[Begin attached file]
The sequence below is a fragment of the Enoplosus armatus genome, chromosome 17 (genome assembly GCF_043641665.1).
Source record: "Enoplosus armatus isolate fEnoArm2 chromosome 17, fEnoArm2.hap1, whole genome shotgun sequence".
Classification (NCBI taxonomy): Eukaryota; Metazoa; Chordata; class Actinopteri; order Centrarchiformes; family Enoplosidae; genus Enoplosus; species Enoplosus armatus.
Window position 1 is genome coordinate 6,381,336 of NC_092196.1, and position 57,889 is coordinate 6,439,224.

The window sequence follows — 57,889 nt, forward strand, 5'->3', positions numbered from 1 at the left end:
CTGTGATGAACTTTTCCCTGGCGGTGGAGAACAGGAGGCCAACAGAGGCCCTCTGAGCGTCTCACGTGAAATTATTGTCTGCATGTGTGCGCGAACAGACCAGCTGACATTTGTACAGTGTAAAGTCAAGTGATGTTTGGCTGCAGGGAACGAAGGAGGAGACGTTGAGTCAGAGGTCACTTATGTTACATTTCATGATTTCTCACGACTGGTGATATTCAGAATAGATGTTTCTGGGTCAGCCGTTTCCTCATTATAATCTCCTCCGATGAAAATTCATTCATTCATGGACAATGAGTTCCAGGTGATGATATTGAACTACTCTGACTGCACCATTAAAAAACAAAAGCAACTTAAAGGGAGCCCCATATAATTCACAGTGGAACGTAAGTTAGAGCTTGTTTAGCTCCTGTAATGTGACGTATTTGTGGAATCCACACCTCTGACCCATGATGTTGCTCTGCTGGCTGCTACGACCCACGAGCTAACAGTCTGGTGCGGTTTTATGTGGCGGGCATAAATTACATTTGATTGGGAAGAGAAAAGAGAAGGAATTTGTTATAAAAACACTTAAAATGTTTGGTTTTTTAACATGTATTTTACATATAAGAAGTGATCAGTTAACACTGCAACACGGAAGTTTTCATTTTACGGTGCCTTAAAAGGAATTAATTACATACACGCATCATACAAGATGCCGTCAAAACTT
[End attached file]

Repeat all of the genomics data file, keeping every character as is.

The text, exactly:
The sequence below is a fragment of the Enoplosus armatus genome, chromosome 17 (genome assembly GCF_043641665.1).
Source record: "Enoplosus armatus isolate fEnoArm2 chromosome 17, fEnoArm2.hap1, whole genome shotgun sequence".
Classification (NCBI taxonomy): Eukaryota; Metazoa; Chordata; class Actinopteri; order Centrarchiformes; family Enoplosidae; genus Enoplosus; species Enoplosus armatus.
Window position 1 is genome coordinate 6,381,336 of NC_092196.1, and position 57,889 is coordinate 6,439,224.

The window sequence follows — 57,889 nt, forward strand, 5'->3', positions numbered from 1 at the left end:
CTGTGATGAACTTTTCCCTGGCGGTGGAGAACAGGAGGCCAACAGAGGCCCTCTGAGCGTCTCACGTGAAATTATTGTCTGCATGTGTGCGCGAACAGACCAGCTGACATTTGTACAGTGTAAAGTCAAGTGATGTTTGGCTGCAGGGAACGAAGGAGGAGACGTTGAGTCAGAGGTCACTTATGTTACATTTCATGATTTCTCACGACTGGTGATATTCAGAATAGATGTTTCTGGGTCAGCCGTTTCCTCATTATAATCTCCTCCGATGAAAATTCATTCATTCATGGACAATGAGTTCCAGGTGATGATATTGAACTACTCTGACTGCACCATTAAAAAACAAAAGCAACTTAAAGGGAGCCCCATATAATTCACAGTGGAACGTAAGTTAGAGCTTGTTTAGCTCCTGTAATGTGACGTATTTGTGGAATCCACACCTCTGACCCATGATGTTGCTCTGCTGGCTGCTACGACCCACGAGCTAACAGTCTGGTGCGGTTTTATGTGGCGGGCATAAATTACATTTGATTGGGAAGAGAAAAGAGAAGGAATTTGTTATAAAAACACTTAAAATGTTTGGTTTTTTAACATGTATTTTACATATAAGAAGTGATCAGTTAACACTGCAACACGGAAGTTTTCATTTTACGGTGCCTTAAAAGGAATTAATTACATACACGCATCATACAAGATGCCGTCAAAACTT